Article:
Restaurant review: Mugung Hanwoo Beef Specialist, Central – good for beef lovers, but other dishes are disappointing
Until recently, Hanwoo was difficult to find in Hong Kong. Mugung is one place to try the high-quality beef from Korea, whether barbecued or in beef tartare
Although many people think of Korean barbecue as thinly sliced beef with a sweet, soy-based marinade, the very best quality barbecue actually lets the meat shine by itself.
In the world of beef, Hanwoo is considered top quality. It comes from cattle indigenous to Korea and can only be called Hanwoo if the animals are raised there. Until recently, it was difficult to find outside Korea because production is so small.
Mugung in Central is a certified specialist of Hanwoo beef. They offer set menus ranging from HK$388 to HK$1,088 per person, and à la carte selections of marinated beef (inexpensive), Hanwoo beef (expensive), appetisers, soups, mains and sides. It’s a very good idea to stick to the beef offerings; the banchan (side dishes) were meagre and uninteresting.
A small portion of the Hanwoo beef tartare (HK$138; it’s also offered as a main course for HK$320) was more subtly flavoured than other versions we’ve tried – probably because of the excellent quality of the beef. The fried dumplings (HK$98) were slightly oily, but had a nice, moist filling.
The barbecue Hanwoo rare parts set (HK$750 for two, although it was enough for three) featured short rib, top blade, thick skirt and outside skirt. The waiter cooked them for us at a good pace on the grill, and was able to identify each type by sight.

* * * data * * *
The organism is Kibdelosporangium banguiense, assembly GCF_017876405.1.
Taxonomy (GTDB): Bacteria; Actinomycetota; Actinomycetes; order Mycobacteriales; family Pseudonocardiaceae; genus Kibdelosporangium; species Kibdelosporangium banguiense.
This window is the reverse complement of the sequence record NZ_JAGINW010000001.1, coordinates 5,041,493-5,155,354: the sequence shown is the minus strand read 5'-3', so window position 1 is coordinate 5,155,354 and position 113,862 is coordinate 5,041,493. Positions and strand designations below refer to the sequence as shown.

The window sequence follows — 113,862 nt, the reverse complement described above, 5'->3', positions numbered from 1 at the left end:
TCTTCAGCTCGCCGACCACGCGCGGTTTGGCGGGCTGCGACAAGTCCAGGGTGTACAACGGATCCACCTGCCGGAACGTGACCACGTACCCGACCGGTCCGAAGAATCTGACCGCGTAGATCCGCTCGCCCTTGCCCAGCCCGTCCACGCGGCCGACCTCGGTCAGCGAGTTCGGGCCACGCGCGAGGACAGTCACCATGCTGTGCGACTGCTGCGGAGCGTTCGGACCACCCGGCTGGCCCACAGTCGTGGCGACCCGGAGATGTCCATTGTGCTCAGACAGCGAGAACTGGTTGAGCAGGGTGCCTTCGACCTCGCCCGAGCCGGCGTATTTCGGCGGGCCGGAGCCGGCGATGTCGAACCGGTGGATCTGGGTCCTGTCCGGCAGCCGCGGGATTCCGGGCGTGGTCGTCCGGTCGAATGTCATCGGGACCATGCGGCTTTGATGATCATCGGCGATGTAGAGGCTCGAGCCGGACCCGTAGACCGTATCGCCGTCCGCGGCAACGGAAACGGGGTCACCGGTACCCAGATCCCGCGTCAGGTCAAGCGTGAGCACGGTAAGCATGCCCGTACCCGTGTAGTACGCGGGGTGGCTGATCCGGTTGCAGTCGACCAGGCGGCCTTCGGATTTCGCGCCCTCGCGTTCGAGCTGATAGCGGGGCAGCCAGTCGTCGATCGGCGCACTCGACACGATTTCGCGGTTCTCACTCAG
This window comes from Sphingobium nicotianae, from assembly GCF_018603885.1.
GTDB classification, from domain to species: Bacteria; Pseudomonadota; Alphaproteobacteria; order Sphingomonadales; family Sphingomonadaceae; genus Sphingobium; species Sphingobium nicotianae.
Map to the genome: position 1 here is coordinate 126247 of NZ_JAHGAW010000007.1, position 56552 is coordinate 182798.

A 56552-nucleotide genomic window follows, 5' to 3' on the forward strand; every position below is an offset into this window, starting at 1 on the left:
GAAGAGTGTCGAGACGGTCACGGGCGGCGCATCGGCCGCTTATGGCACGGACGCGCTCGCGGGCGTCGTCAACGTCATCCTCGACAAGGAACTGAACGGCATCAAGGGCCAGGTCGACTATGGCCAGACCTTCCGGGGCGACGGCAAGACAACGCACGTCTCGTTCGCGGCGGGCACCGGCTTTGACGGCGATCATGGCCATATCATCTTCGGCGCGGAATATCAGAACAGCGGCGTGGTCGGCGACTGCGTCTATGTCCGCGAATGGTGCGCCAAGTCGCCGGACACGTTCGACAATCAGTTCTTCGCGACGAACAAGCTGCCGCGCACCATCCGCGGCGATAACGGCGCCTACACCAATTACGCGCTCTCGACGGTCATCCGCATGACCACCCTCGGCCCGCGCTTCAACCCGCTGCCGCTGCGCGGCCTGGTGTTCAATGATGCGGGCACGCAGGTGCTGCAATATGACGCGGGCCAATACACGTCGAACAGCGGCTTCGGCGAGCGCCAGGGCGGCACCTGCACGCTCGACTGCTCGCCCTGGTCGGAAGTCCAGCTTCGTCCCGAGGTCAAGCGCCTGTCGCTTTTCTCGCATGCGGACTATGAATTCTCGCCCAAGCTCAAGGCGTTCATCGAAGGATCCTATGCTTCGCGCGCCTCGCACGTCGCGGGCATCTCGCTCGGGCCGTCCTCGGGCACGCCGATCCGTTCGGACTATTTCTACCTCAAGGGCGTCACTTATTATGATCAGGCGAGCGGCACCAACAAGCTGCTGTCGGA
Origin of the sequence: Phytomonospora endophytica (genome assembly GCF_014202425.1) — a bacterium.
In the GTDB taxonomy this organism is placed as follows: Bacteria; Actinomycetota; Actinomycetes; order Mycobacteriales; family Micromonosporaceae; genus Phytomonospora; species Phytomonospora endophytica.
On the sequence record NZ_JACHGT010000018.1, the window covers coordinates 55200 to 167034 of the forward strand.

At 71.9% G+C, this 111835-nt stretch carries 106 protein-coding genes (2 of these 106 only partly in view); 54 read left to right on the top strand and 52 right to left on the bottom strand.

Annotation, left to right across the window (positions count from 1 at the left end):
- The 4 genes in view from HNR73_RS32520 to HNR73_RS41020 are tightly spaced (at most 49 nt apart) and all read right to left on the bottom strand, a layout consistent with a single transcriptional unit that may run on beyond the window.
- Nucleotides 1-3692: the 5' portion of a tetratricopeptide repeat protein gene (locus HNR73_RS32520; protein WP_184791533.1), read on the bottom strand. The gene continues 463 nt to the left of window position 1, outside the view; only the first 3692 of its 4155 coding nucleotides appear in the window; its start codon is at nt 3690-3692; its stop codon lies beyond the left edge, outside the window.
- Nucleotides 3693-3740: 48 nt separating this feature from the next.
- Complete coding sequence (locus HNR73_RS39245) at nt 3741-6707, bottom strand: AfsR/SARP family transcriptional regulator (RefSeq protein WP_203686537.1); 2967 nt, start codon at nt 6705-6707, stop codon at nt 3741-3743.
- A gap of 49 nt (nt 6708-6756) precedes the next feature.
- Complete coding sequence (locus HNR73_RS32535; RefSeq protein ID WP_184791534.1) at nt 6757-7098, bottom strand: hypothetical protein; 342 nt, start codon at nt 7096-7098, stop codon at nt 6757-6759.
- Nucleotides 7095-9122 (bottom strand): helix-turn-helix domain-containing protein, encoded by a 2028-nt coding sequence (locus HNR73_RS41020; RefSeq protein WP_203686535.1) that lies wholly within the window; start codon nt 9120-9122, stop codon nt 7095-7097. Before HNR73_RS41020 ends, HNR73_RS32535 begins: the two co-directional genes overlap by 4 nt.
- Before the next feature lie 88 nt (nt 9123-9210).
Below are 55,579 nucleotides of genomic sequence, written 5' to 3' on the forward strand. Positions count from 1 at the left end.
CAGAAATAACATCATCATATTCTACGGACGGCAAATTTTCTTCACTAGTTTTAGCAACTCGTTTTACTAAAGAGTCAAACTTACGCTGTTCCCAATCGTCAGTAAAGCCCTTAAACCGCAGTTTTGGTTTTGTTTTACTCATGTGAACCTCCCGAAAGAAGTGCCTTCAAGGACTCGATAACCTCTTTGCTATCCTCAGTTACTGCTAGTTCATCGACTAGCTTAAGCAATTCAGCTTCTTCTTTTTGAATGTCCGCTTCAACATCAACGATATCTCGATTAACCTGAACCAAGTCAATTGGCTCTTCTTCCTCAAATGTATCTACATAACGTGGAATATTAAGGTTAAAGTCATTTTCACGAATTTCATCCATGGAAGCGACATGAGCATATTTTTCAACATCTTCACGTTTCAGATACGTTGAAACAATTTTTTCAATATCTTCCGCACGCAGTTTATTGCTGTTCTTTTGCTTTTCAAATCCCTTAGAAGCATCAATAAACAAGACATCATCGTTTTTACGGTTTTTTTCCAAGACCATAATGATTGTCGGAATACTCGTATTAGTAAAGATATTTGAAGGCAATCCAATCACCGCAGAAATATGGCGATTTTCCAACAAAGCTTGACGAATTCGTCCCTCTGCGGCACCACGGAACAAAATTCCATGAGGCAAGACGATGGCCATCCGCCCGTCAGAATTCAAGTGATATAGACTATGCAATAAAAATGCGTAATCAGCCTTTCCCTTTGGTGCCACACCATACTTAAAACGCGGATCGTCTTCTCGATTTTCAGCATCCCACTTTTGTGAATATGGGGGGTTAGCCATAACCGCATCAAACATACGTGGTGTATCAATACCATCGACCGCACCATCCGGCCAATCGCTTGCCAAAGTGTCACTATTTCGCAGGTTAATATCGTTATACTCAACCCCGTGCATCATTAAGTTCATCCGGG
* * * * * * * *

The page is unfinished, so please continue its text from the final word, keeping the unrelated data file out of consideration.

He started us off with the outside skirt. This cut can often be tough, but ours wasn’t as it was cooked just briefly and served rare (as were all the cuts of meat). The top blade was leaner but still tender. My favourite cut was the very meaty-tasting short rib, which was slightly chewier than the soft and mild thick skirt.
Korean fried chicken two ways (HK$98) included fried wings that were slightly overcooked and chunks of dark meat served in a slightly spicy/sweet sauce. The chicken came with vegetables: corn on the cob, potatoes, broccoli and carrots that were cold – as if they were straight out of the fridge.
Even worse was the Korean-style pig’s trotters (HK$180 for one to two; HK$280 for three to four). This shouldn’t have made it out of the kitchen. The meat was cold and hard, the fat was congealed, the skin was chewy, and it was sloppily sliced and presented.
Korean cold noodles naengmyeon (HK$108), on the other hand, should have been much colder (some versions even have ice cubes floating in it). The broth was too sweet and it needed some acidity, as well as the pungent mustard that it is usually served with.
Mugung Hanwoo Beef Specialist, 33 Staunton Street, Central, tel: 2505 1723. Approximately HK$450 without drinks or the service charge.